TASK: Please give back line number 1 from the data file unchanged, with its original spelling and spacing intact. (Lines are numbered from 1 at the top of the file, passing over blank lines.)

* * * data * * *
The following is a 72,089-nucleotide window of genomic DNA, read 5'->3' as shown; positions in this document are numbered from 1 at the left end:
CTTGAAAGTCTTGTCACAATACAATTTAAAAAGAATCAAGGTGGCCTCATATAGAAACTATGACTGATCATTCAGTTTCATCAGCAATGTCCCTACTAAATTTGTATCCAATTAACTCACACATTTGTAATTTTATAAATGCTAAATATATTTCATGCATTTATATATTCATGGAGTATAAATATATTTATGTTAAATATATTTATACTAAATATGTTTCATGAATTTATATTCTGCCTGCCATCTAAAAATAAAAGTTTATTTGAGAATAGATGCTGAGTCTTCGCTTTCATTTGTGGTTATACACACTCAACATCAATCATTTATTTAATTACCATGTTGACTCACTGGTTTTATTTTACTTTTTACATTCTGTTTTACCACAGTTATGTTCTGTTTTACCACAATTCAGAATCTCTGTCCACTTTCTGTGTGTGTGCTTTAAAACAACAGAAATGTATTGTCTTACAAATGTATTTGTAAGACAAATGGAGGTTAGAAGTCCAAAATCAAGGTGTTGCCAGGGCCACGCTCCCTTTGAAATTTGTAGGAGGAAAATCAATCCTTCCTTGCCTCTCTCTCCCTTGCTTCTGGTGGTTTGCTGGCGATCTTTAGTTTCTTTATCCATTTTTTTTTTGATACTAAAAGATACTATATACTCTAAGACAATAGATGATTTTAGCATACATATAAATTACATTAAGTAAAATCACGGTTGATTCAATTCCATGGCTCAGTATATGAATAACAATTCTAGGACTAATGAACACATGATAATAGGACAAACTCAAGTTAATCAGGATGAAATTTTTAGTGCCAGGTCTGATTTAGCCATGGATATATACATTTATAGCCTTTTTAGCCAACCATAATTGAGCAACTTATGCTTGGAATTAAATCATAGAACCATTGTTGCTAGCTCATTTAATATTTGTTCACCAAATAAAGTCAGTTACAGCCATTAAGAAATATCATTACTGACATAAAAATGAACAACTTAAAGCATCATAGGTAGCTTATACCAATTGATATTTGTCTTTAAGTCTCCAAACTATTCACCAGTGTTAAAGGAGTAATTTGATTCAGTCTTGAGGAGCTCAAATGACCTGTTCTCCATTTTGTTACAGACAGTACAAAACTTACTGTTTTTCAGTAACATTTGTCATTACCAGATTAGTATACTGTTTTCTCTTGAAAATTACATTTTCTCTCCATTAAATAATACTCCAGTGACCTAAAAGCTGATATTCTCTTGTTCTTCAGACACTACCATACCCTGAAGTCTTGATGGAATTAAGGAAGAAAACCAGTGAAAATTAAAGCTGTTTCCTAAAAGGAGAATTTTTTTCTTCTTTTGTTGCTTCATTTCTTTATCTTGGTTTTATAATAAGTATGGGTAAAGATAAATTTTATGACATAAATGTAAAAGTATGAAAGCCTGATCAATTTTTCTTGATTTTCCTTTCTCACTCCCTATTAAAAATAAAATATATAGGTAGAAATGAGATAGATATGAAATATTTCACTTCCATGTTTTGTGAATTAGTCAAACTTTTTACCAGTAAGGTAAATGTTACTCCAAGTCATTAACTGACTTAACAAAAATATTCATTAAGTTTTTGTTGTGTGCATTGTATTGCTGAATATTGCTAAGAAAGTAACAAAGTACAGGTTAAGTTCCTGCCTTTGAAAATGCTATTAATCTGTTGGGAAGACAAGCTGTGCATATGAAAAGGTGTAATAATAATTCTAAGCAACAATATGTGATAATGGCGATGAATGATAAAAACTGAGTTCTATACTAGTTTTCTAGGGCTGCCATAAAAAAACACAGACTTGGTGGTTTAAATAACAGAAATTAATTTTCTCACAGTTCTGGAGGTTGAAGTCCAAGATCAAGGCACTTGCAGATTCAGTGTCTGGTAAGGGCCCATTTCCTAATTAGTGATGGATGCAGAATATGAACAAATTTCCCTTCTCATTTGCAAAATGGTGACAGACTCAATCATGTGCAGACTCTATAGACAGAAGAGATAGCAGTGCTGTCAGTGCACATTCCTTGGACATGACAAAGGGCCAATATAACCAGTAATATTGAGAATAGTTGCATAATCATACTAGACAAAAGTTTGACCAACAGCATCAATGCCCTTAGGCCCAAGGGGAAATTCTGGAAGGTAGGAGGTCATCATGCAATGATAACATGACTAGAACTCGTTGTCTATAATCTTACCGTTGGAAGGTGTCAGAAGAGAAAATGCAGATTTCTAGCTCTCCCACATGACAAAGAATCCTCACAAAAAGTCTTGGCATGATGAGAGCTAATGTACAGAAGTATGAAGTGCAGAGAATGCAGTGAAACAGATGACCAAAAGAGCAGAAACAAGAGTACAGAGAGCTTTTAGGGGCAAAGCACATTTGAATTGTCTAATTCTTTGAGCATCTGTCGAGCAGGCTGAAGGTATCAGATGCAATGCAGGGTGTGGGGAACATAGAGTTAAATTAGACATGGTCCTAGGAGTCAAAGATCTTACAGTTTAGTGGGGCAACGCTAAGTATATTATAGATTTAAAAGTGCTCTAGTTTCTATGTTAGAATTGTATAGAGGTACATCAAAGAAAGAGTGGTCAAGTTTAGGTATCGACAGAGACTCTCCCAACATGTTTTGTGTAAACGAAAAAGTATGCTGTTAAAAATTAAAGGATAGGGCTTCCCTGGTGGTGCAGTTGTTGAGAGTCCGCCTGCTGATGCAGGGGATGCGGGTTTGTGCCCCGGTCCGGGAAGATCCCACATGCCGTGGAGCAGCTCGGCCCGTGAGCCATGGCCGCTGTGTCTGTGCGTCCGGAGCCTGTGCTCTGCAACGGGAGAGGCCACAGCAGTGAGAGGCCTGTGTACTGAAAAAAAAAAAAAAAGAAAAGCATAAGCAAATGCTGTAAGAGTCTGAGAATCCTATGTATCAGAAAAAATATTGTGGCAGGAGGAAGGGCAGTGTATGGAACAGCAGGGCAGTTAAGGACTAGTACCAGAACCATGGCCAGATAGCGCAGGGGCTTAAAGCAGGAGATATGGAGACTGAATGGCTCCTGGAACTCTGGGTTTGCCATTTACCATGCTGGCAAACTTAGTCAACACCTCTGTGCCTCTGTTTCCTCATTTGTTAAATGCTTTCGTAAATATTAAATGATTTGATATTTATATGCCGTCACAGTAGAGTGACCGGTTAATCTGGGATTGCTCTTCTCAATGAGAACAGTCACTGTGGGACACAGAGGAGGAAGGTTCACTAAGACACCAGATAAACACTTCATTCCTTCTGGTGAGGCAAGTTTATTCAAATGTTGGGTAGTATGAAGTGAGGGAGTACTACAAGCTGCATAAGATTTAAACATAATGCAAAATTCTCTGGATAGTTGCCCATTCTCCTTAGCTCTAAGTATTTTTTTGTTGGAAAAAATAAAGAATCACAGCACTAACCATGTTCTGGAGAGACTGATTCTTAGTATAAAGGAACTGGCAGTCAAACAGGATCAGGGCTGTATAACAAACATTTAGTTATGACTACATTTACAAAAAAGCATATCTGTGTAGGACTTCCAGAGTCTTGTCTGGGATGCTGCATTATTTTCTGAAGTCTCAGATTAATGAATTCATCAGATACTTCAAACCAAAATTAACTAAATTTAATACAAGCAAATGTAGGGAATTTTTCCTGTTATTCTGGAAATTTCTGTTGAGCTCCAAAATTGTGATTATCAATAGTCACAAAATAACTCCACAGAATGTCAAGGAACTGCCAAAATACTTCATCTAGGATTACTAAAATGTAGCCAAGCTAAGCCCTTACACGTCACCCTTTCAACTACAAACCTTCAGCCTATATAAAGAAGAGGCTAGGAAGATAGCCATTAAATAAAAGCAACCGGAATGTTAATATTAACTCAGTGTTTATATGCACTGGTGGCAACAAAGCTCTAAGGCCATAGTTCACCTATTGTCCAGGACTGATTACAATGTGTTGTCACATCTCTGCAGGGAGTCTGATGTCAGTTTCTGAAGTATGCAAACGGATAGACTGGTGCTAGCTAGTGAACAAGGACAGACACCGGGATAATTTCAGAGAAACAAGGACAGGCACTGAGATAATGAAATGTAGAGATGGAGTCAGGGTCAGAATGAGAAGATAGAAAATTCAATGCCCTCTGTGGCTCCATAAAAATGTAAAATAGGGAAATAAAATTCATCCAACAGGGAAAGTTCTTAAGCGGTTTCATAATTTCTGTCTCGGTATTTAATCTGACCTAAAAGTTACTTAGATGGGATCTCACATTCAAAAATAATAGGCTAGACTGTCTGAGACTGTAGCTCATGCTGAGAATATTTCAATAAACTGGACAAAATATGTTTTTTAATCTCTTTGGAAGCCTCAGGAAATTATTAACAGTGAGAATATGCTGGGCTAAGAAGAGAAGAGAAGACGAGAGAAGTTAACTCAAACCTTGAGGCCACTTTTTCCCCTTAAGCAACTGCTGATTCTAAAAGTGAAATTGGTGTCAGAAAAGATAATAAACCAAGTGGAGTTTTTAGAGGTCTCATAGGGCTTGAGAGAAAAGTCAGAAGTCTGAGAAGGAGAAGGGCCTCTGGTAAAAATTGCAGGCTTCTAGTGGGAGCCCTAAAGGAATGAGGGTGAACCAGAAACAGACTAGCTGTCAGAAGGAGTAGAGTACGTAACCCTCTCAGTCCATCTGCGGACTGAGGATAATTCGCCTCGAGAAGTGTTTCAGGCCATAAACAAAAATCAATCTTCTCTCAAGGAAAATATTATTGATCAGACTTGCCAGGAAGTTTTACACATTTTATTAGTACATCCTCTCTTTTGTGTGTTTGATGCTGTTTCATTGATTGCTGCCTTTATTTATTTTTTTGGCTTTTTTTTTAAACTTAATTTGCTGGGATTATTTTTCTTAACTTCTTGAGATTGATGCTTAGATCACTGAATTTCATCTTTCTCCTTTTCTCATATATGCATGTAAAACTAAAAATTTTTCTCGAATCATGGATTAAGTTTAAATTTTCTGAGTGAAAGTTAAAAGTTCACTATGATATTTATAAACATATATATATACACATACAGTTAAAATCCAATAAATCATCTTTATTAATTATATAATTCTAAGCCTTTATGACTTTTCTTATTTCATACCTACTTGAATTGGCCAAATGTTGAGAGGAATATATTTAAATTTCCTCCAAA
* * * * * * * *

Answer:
The following is a 72,089-nucleotide window of genomic DNA, read 5'->3' as shown; positions in this document are numbered from 1 at the left end: